Yesterday, one of the questions on facebook was “If there was a button you could press that would kill all the hipsters in the world, would you press it?’ And I thought “what’s the deal with this whole facebook question thing? I don’t get how this works.” And then I thought, “you know, that seems a little extreme, because mass genocide is rarely the rarely the right answer. [Some vaguely recalled Einstein quote].” Then a friend pointed out that in the past week I had said that all hipsters should die in a fire at least three times.
Which caused me to wonder: why do I hate hipsters? Why does anyone? And seriously, how does facebook questions work?
Maybe the best place to start is to define the word. Wikipedia tells me that “Hipster is a slang term that first appeared in the 1940s, and was revived in the 1990s and 2000s often to describe types of young, recently-settled urban middle class adults and older teenagers with interests in non-mainstream fashion and culture, particularly alternative music, indie rock, independent film, magazines such as Vice and Clash, and websites like Pitchfork Media.”
That doesn’t bother me, as I like a lot of things on that list. Hell, my very conservative father likes a lot of things on that list (well, independent films. One thing).
I actually like a lot of stuff hipsters like. Not American Apparel. I hate American Apparel. But other stuff. I love Vampire Weekend. I love Joan Didion. I sincerely wish that we could get an In-N-Out burger in New York. I sort of hate those black and white films where French people go oui-non-oui-non-oui-non to each other forever (Hiroshima, Mon Amour, I’m talking to you) but I do love me some Fellini. Theoretically, I should be friends with bunches and bunches of hipsters. But I’m not. Because I think they’re awful.
I don’t think this is just because the co-opted things I actually enjoy. I like the things I like to be popular. It means that people will make more things like them, and I can go hear Vampire Weekend in Central Park rather than having to go out of my way to find them.
And I don’t think their affection for those things is insincere. I mean, maybe it is, my friend Elizabeth tells me it is, but come on, it’s not all that hard to like In-N-Out burgers. It’s not hard to appreciate 1950’s photography and Ra Ra Riot. Those things are cool.
But I also don’t believe that going out to see a film about the Warsaw Ghetto makes me inherently better than someone who wants to go see The Other Guys (really funny movie, by the way. The Other Guys. Not the Warsaw Ghetto one. That one wasn’t funny at all, and they really could have lightened the mood with a few jokes). My problem with hipsters has nothing to do with their interests. It has to do with the fact that their interests have turned them into smug, unbearable assholes. They do take themselves so very, very seriously.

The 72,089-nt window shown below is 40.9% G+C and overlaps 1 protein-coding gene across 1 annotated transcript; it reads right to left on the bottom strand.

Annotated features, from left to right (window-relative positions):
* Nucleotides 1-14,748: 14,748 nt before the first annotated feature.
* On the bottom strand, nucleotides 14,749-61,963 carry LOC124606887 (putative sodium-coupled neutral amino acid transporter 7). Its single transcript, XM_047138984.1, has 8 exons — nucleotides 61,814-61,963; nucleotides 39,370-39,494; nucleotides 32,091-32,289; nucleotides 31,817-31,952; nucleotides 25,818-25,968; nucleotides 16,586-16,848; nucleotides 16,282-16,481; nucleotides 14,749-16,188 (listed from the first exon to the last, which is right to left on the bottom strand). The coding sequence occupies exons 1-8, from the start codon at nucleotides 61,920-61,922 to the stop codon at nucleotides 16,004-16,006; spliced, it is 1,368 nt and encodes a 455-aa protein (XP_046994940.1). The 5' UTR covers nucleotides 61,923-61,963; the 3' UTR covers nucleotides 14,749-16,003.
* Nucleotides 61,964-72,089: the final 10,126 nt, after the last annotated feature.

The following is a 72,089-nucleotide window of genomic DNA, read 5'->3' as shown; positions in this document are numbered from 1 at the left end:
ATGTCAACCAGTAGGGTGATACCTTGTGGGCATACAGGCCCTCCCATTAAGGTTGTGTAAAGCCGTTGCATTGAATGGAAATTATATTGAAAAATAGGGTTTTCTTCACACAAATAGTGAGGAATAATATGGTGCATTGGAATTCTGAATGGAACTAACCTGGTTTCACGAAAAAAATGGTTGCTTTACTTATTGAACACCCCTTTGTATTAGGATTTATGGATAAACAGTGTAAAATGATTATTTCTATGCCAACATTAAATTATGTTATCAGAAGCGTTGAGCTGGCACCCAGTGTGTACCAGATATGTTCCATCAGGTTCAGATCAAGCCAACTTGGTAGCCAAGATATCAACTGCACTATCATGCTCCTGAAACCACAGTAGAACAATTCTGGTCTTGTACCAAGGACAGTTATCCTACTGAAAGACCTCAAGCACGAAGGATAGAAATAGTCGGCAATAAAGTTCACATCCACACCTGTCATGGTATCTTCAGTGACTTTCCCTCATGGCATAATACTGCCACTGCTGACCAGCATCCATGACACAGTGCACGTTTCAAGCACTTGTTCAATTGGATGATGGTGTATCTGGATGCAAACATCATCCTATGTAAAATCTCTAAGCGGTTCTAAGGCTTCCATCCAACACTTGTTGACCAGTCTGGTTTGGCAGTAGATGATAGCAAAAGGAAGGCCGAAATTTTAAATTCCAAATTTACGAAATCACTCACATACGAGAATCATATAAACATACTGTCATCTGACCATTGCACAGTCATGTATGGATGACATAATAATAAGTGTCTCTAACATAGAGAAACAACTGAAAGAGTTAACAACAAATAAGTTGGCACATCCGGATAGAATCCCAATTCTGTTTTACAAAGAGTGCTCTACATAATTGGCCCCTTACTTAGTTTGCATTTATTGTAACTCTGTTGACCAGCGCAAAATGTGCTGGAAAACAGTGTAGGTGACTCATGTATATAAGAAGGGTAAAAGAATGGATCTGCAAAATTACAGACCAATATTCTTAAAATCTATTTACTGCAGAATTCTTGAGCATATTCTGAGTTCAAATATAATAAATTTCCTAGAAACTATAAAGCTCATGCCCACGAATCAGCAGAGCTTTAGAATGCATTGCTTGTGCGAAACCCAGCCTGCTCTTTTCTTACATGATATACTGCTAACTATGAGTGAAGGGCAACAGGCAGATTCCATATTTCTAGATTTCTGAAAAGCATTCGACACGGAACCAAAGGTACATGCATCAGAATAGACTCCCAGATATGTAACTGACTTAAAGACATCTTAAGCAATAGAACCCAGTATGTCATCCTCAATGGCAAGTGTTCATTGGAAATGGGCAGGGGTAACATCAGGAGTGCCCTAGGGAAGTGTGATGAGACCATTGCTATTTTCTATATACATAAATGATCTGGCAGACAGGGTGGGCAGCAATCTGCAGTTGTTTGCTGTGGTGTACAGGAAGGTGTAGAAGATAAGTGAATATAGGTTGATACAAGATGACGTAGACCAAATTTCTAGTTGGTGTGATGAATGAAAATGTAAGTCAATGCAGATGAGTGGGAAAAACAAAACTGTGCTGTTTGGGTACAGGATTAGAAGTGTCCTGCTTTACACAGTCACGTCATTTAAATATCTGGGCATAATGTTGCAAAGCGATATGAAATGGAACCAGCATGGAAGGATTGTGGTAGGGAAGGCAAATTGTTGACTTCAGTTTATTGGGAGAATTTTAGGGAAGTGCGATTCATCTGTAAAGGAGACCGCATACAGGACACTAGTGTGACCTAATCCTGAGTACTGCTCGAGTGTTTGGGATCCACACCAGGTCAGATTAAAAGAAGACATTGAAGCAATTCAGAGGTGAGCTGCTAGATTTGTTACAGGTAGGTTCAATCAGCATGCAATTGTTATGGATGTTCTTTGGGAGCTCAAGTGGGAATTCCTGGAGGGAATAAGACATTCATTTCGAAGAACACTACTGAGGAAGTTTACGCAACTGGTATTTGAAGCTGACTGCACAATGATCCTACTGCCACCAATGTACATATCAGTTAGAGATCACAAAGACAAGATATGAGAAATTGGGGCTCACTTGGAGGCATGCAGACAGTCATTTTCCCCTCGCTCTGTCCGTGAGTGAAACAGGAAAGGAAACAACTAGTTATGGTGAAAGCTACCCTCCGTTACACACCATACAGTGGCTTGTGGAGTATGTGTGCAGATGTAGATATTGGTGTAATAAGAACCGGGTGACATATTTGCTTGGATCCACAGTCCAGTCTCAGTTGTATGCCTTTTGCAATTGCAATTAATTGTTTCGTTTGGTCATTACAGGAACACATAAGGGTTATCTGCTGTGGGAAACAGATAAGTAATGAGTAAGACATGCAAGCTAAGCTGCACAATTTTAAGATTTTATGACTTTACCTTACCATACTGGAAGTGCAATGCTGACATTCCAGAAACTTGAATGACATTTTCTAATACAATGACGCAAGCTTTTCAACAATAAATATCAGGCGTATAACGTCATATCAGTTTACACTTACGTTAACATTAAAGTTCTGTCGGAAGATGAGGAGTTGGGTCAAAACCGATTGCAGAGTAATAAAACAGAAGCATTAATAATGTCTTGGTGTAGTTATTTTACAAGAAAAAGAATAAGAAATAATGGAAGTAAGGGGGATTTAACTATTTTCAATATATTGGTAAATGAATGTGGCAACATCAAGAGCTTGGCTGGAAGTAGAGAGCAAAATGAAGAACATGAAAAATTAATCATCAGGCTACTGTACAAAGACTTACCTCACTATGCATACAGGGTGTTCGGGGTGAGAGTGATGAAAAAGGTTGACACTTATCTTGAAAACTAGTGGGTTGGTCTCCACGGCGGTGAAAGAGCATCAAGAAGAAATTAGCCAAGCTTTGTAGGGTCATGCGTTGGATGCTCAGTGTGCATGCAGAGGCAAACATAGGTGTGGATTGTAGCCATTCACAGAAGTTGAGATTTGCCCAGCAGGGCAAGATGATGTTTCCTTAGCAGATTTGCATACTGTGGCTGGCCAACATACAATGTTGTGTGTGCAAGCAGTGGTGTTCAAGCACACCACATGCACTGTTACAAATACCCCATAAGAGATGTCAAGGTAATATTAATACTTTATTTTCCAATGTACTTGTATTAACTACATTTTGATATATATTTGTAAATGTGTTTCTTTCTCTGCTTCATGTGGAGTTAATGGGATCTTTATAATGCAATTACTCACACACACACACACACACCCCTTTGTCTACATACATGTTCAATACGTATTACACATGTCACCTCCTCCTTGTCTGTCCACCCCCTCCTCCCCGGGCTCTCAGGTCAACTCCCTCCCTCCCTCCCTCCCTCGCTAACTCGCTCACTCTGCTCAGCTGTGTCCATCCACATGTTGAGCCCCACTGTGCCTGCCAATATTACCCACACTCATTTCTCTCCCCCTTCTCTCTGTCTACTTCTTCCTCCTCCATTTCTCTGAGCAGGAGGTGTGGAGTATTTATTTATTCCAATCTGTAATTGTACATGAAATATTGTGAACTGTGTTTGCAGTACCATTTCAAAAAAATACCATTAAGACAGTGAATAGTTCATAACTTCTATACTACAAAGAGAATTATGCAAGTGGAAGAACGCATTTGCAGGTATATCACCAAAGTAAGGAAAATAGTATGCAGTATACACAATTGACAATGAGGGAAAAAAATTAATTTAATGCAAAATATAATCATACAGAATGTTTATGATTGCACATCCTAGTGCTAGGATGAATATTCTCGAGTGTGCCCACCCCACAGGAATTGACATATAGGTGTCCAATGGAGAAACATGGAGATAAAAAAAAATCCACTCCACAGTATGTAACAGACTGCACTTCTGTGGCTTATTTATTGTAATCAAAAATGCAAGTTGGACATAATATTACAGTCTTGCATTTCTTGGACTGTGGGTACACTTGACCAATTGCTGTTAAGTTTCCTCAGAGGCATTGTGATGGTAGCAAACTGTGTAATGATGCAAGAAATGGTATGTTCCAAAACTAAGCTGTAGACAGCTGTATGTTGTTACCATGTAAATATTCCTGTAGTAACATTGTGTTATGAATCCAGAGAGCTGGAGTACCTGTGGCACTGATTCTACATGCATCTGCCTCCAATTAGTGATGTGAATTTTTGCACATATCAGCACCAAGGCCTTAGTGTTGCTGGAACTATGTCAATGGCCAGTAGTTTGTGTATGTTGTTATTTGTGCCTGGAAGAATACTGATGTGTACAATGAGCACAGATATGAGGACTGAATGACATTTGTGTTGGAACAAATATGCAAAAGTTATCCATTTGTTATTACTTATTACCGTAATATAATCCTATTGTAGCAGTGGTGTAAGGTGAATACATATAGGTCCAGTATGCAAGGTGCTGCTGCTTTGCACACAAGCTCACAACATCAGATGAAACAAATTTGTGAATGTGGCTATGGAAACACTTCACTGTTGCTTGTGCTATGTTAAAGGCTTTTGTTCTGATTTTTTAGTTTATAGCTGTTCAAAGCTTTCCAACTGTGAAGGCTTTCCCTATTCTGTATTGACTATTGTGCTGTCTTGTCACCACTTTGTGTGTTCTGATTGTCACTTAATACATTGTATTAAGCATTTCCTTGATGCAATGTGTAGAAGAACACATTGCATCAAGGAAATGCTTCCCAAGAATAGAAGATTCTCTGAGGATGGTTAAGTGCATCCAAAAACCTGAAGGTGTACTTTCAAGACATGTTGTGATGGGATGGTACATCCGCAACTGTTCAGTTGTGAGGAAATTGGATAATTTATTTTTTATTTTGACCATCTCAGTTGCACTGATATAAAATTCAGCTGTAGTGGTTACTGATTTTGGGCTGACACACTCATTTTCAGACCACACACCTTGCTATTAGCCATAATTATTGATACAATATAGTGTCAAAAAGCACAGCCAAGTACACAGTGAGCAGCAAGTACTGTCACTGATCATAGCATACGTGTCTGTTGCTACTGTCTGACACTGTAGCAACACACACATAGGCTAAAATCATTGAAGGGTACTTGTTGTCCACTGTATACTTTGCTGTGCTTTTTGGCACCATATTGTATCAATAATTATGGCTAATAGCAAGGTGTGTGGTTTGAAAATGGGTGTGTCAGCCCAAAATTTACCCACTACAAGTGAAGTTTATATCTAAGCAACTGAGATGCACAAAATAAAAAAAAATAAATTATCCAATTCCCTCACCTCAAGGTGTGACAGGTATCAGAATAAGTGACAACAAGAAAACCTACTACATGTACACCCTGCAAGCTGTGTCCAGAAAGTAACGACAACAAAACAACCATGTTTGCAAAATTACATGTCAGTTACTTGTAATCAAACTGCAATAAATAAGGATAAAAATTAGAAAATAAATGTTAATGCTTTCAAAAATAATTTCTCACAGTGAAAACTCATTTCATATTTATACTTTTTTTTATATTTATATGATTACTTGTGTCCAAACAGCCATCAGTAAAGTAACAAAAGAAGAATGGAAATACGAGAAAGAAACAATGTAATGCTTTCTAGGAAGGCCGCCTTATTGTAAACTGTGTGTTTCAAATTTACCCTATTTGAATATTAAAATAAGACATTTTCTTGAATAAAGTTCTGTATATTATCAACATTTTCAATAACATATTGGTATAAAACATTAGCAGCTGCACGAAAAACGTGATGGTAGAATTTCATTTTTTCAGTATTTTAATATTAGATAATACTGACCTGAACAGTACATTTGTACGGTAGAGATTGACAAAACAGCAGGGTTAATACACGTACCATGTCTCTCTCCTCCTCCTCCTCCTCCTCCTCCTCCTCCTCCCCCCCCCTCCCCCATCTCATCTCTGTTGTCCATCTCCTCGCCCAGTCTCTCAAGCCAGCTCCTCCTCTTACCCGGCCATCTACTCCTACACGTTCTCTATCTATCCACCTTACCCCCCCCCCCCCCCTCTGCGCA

I still remember the first conversation that made me hate hipsters. Normally I re-enact this conversation with hand puppets and dinosaur voices (for serious) but since you’re not sitting in front of me, I’m just going to write it like a one act play.
The action takes place in a crowded party at the New Museum, 2008. It’s reminiscent of the setting of a Noel Coward play, except that the DJ is playing “Take A Load Off Fanny.” The time is between midnight and 4:00 in the morning. The New York skyline sparkles behind the window. The door left center, elevator center stage, DJ booth left.
Hipster boy appears wearing a fedora and suspenders, clutching a can of PBR which he brought himself. Walks towards Me.
Me is a wistful looking, big eyed girl of 22, wearing a 1950’s style blue dress and a white headband, sipping a Diet Coke, tentatively, as though afraid that it might be spiked with this thing called booze.
Hipster Boy: So, what do you DO?
Me: Oh, I’m a writer. I write for [Me names whatever trade magazine Me was freelancing for at the time, mostly likely Trawler Today or Pastry Chef Daily. Certainly “What’s Up Annapolis.”]
Hipster Boy: I meant like, what’s your passion?
Me: Oh, umm, I enjoy it. Writing. The writing, I like it a lot. What about you!? What do you do? Or umm, is your passion?
Hipster Boy: Well, I [am an Internet celebrity.]
Me: Cool! I’ve heard of that! That must have been really interesting, how did you get the idea…
Hipster Boy, waving his hand abruptly: So, do you have a tumblr?
Me: No. I’m really not all that good with technology.
Hipster Boy: Why don’t you get one? You could like, write on it.
Me: Well, frankly, I’m at a point where I really want to be paid for my writing. I want it to be my job, not just my hobby.
Hipster Boy: Wow. You must really not like to write.
Me: Fuck. You.
What was your favorite part of the play? My favorite part is the part where Me says “fuck you.” Want to be in on a secret? The Me character? That was me!
Now you could say, Jennifer, that was one isolated asshole. That’s not indicative of anything about hipsters in general. To which I’ll say “It must be nice living out there, far away from Brooklyn. Is it fall in Montana, yet?”
Because I seem to end up having the same conversation every time I talk to a hipster. Basically, all of their conversations seem to indicate that they believe that they have a higher understanding about the world because they’ve seen a few Godard movies, and you should work to prove yourself to them. And why should you have to work to prove your intellect and “integrity” to a freelance stylist who doesn’t appear to actually do any styling work? You wouldn’t. That would be ridiculous.
In conclusion: Hipster Dinosaurs will probably be the funniest thing you see all day.